Heat coach Erik Spoelstra compares Patriots rally to Ray Allen ‘yellow rope’ game in 2013 Finals

 

 

Heat players and staff at Sunday's Super Bowl watch party in Minneapolis.
Heat players and staff at Sunday’s Super Bowl watch party in Minneapolis.

 

MINNEAPOLIS – For the Miami Heat, at least those around in June of 2013, the Patriots’ comeback Sunday in the Super Bowl brought back memories.

“It certainly reminded us of the yellow ropes,” coach Erik Spoelstra said.

Spoelstra was referring to the final seconds of Game 6 of the 2013 NBA Finals when the NBA ordered the yellow ropes be brought at AmericanAirlines Arena in the final seconds out to control the crowd as the San Antonio Spurs were preparing to celebrate the championship.

But then the most famous shot in Heat history happened as Ray Allen hit a corner 3 to tie the game with 5.2 seconds remaining and the Heat won in overtime. Miami then won Game 7 for its second consecutive title.

The Falcons were ready to celebrate their first Super Bowl win leading by 25 points late in the third quarter before Tom Brady led a stirring New England comeback that culminated in a game-tying touchdown and two-point conversion with less than a minute to play before the Patriots drove 75 yards on the opening possession of  overtime for a 34-28 victory and its fifth Super Bowl.

Udonis Haslem is the only member of the Heat that was on the team for their run of four consecutive Finals and back-to-back titles.

Goran Dragic and Dion Waiters at Super Bowl part.
Goran Dragic and Dion Waiters at Super Bowl party.

“It crossed my mind,” Haslem said about the comparison. “I saw the owner (Arthur Blank) on the sideline getting ready to celebrate but at the same time I was still engaged in the game still hoping Atlanta was going to pull it out.”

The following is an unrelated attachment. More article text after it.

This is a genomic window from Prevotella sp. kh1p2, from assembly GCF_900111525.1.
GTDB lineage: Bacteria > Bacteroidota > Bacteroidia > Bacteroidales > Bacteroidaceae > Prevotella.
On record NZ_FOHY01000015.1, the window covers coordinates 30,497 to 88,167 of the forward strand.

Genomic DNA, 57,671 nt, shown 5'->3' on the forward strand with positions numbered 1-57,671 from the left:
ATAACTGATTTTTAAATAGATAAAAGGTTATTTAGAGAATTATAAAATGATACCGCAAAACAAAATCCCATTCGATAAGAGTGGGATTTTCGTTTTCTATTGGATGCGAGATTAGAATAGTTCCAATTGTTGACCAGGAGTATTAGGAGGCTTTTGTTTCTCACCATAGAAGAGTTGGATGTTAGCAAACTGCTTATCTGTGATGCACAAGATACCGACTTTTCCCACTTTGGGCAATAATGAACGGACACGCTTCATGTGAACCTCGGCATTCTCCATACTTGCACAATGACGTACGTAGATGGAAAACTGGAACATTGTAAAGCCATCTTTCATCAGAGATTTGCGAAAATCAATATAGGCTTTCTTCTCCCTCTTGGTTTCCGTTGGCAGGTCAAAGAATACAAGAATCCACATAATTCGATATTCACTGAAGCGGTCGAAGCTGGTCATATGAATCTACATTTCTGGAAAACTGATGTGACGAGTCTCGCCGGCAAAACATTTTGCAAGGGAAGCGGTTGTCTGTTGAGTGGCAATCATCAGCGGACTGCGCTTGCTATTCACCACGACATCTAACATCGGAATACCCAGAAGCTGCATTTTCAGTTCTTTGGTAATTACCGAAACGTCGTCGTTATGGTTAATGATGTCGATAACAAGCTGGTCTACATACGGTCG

The Heat got together at a local restaurant in downtown Minneapolis to watch the game, with players and coaches witnessing the drama together.

Well, mos of them.

Goran Dragic, who is a bigger fan of futbol than football, said he was bored at halftime and left. He caught the second half in his room while talking with his family.

“It was a huge achievement for what the New England Patriots did and Brady,” said Dragic, who admitted he was rooting for the Falcons because they were the underdog.

Spoelstra has started thinking about more of these outings the last few years. This season the team has gotten together in Portland for a dinner at a restaurant in which Spoelstra is a part owner and Memphis for a Thanksgiving dinner.

“It just makes this life more memorable and more enjoyable,” he said. “You can get whatever you want out of it. It’s not necessarily to try to cultivate more wins but we’re going to be on the road, we’re going to be out there together, you want to make the season memorable and not just go through it like a robot.”

Haslem agreed.

“It’s always fun for us to get together and create those relationships and build an atmosphere,” he said. “I think that’s part of a winning foundation.”

While Haslem and Dragic were rooting for the Falcons, Hassan Whiteside was happy with the outcome.

“I had the Patriots winning,” he said. “I hadn’t watched a play this year but if I’ve learned anything, don’t bet against Brady. I thought it was going to take a miracle and Tom Brady showed himself.”